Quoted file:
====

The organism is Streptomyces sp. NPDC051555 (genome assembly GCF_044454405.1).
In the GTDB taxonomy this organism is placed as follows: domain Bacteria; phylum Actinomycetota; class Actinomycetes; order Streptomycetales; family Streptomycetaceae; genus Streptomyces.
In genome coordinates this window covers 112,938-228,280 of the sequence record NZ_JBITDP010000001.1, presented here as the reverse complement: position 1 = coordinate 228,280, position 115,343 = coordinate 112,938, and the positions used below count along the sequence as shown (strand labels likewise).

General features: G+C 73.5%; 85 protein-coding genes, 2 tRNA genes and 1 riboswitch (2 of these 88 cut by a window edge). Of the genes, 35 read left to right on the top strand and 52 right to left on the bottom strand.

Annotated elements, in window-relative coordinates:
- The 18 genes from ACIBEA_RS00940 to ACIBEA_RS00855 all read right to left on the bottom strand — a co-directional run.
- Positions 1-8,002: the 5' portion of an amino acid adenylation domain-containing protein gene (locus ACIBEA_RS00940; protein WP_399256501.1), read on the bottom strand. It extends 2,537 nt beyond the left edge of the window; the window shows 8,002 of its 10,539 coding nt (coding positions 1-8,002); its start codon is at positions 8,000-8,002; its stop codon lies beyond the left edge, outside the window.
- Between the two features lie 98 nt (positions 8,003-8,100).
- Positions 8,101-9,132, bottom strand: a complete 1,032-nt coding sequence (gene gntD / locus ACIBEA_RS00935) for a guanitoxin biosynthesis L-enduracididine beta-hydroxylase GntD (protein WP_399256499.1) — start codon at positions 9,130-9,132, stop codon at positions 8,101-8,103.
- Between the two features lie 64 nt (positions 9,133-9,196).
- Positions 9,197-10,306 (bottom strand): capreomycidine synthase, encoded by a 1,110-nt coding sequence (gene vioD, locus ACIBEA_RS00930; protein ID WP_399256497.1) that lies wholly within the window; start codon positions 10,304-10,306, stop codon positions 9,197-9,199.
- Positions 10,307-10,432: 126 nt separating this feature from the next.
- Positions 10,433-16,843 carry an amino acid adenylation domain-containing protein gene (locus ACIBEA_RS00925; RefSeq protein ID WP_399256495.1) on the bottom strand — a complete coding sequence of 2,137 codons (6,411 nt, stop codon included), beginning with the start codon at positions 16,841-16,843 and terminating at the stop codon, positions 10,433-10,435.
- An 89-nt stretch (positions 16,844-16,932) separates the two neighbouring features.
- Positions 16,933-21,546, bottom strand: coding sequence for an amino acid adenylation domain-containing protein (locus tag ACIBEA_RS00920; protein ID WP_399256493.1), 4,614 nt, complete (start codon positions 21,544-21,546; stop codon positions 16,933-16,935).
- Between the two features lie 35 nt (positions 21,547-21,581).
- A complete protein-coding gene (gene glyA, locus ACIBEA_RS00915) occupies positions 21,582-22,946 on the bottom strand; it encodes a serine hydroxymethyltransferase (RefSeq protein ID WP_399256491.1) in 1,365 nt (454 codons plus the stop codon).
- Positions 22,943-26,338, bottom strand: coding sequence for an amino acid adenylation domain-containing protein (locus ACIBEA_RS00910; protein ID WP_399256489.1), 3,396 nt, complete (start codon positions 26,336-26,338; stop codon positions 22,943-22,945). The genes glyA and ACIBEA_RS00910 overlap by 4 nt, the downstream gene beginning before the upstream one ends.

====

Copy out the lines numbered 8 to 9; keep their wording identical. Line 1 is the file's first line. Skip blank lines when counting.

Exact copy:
- Between the two features lie 98 nt (positions 8,003-8,100).
- Positions 8,101-9,132, bottom strand: a complete 1,032-nt coding sequence (gene gntD / locus ACIBEA_RS00935) for a guanitoxin biosynthesis L-enduracididine beta-hydroxylase GntD (protein WP_399256499.1) — start codon at positions 9,130-9,132, stop codon at positions 8,101-8,103.